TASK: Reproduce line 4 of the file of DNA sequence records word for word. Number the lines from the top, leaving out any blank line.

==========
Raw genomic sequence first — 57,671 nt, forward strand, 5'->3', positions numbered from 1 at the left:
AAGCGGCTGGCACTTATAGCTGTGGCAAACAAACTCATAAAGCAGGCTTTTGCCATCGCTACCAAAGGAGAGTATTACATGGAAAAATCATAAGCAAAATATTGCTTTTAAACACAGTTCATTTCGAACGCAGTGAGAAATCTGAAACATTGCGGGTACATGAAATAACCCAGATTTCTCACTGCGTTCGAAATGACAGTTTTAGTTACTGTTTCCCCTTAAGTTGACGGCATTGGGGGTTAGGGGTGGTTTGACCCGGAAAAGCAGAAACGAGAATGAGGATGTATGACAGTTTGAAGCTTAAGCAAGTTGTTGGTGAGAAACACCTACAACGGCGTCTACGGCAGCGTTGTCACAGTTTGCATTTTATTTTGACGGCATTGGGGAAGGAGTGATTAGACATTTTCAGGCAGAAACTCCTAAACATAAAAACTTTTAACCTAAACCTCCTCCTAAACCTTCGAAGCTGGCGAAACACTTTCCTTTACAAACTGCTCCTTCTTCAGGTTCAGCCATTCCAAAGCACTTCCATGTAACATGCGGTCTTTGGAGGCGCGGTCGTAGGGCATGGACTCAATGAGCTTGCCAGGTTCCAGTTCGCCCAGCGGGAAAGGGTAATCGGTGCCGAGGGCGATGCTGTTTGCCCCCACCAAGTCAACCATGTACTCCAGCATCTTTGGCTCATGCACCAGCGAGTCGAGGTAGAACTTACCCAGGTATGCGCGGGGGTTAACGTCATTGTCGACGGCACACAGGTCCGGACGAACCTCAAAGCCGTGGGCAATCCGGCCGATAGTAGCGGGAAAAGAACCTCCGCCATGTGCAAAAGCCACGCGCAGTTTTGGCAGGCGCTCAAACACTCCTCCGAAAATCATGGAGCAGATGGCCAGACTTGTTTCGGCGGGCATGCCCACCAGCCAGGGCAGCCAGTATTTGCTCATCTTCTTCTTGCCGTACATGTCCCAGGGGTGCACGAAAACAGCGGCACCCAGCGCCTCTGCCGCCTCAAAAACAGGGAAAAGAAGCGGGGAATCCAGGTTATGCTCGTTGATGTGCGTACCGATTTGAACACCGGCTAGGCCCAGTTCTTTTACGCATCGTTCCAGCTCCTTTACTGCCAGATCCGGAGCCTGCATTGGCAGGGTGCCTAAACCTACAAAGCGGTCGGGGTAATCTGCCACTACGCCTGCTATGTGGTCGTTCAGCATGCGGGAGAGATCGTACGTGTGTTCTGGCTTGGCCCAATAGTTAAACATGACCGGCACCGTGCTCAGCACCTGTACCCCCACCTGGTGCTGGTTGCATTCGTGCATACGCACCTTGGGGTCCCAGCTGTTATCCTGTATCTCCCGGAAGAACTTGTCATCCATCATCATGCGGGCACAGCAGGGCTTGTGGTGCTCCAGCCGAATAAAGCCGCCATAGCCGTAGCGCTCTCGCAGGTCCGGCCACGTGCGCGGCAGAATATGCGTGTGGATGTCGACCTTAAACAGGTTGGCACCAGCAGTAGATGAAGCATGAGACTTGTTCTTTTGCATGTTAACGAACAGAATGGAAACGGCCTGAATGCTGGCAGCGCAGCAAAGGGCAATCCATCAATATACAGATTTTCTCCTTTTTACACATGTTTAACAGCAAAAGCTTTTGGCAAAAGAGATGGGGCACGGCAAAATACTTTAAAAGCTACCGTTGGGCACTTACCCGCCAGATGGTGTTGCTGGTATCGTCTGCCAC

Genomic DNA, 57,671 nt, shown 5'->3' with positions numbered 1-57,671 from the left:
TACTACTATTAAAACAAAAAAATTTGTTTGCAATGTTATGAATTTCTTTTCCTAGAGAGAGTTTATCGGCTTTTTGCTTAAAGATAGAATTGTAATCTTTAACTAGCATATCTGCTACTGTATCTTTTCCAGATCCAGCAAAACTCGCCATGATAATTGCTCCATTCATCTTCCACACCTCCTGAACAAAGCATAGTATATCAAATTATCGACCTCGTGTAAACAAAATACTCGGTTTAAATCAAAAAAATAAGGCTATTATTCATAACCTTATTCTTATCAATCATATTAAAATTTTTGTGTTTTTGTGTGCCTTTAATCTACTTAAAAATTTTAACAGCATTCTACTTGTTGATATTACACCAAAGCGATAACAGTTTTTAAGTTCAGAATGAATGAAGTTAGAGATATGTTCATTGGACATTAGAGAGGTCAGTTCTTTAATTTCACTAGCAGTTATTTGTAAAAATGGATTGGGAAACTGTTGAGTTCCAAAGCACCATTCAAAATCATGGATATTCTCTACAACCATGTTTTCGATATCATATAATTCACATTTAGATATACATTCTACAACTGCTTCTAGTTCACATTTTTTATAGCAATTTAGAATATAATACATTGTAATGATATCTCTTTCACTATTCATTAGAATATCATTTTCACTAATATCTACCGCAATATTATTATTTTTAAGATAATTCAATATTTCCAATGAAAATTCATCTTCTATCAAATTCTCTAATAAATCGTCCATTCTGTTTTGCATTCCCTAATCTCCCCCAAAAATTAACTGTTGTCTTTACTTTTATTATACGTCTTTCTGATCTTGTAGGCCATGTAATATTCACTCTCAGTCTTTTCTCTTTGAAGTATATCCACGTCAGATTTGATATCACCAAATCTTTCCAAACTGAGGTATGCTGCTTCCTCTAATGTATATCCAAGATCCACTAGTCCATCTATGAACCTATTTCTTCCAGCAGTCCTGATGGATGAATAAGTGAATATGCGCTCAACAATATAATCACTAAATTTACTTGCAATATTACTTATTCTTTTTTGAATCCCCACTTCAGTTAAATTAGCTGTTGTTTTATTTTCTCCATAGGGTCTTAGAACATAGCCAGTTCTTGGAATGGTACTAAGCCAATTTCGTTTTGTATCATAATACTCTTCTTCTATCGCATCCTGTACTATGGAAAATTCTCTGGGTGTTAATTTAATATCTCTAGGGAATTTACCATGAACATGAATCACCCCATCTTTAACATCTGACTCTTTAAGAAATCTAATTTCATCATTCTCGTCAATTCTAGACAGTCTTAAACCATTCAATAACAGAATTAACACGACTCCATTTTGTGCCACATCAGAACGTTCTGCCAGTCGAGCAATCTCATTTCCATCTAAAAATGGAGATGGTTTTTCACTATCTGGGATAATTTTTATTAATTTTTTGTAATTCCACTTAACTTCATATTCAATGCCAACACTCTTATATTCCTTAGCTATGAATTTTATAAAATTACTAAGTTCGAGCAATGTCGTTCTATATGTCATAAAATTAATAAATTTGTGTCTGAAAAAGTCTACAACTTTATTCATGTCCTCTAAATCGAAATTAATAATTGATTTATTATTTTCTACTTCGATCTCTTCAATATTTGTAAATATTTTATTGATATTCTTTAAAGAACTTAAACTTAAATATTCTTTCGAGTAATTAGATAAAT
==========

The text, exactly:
TACTACTATTAAAACAAAAAAATTTGTTTGCAATGTTATGAATTTCTTTTCCTAGAGAGAGTTTATCGGCTTTTTGCTTAAAGATAGAATTGTAATCTTTAACTAGCATATCTGCTACTGTATCTTTTCCAGATCCAGCAAAACTCGCCATGATAATTGCTCCATTCATCTTCCACACCTCCTGAACAAAGCATAGTATATCAAATTATCGACCTCGTGTAAACAAAATACTCGGTTTAAATCAAAAAAATAAGGCTATTATTCATAACCTTATTCTTATCAATCATATTAAAATTTTTGTGTTTTTGTGTGCCTTTAATCTACTTAAAAATTTTAACAGCATTCTACTTGTTGATATTACACCAAAGCGATAACAGTTTTTAAGTTCAGAATGAATGAAGTTAGAGATATGTTCATTGGACATTAGAGAGGTCAGTTCTTTAATTTCACTAGCAGTTATTTGTAAAAATGGATTGGGAAACTGTTGAGTTCCAAAGCACCATTCAAAATCATGGATATTCTCTACAACCATGTTTTCGATATCATATAATTCACATTTAGATATACATTCTACAACTGCTTCTAGTTCACATTTTTTATAGCAATTTAGAATATAATACATTGTAATGATATCTCTTTCACTATTCATTAGAATATCATTTTCACTAATATCTACCGCAATATTATTATTTTTAAGATAATTCAATATTTCCAATGAAAATTCATCTTCTATCAAATTCTCTAATAAATCGTCCATTCTGTTTTGCATTCCCTAATCTCCCCCAAAAATTAACTGTTGTCTTTACTTTTATTATACGTCTTTCTGATCTTGTAGGCCATGTAATATTCACTCTCAGTCTTTTCTCTTTGAAGTATATCCACGTCAGATTTGATATCACCAAATCTTTCCAAACTGAGGTATGCTGCTTCCTCTAATGTATATCCAAGATCCACTAGTCCATCTATGAACCTATTTCTTCCAGCAGTCCTGATGGATGAATAAGTGAATATGCGCTCAACAATATAATCACTAAATTTACTTGCAATATTACTTATTCTTTTTTGAATCCCCACTTCAGTTAAATTAGCTGTTGTTTTATTTTCTCCATAGGGTCTTAGAACATAGCCAGTTCTTGGAATGGTACTAAGCCAATTTCGTTTTGTATCATAATACTCTTCTTCTATCGCATCCTGTACTATGGAAAATTCTCTGGGTGTTAATTTAATATCTCTAGGGAATTTACCATGAACATGAATCACCCCATCTTTAACATCTGACTCTTTAAGAAATCTAATTTCATCATTCTCGTCAATTCTAGACAGTCTTAAACCATTCAATAACAGAATTAACACGACTCCATTTTGTGCCACATCAGAACGTTCTGCCAGTCGAGCAATCTCATTTCCATCTAAAAATGGAGATGGTTTTTCACTATCTGGGATAATTTTTATTAATTTTTTGTAATTCCACTTAACTTCATATTCAATGCCAACACTCTTATATTCCTTAGCTATGAATTTTATAAAATTACTAAGTTCGAGCAATGTCGTTCTATATGTCATAAAATTAATAAATTTGTGTCTGAAAAAGTCTACAACTTTATTCATGTCCTCTAAATCGAAATTAATAATTGATTTATTATTTTCTACTTCGATCTCTTCAATATTTGTAAATATTTTATTGATATTCTTTAAAGAACTTAAACTTAAATATTCTTTCGAGTAATTAGATAAAT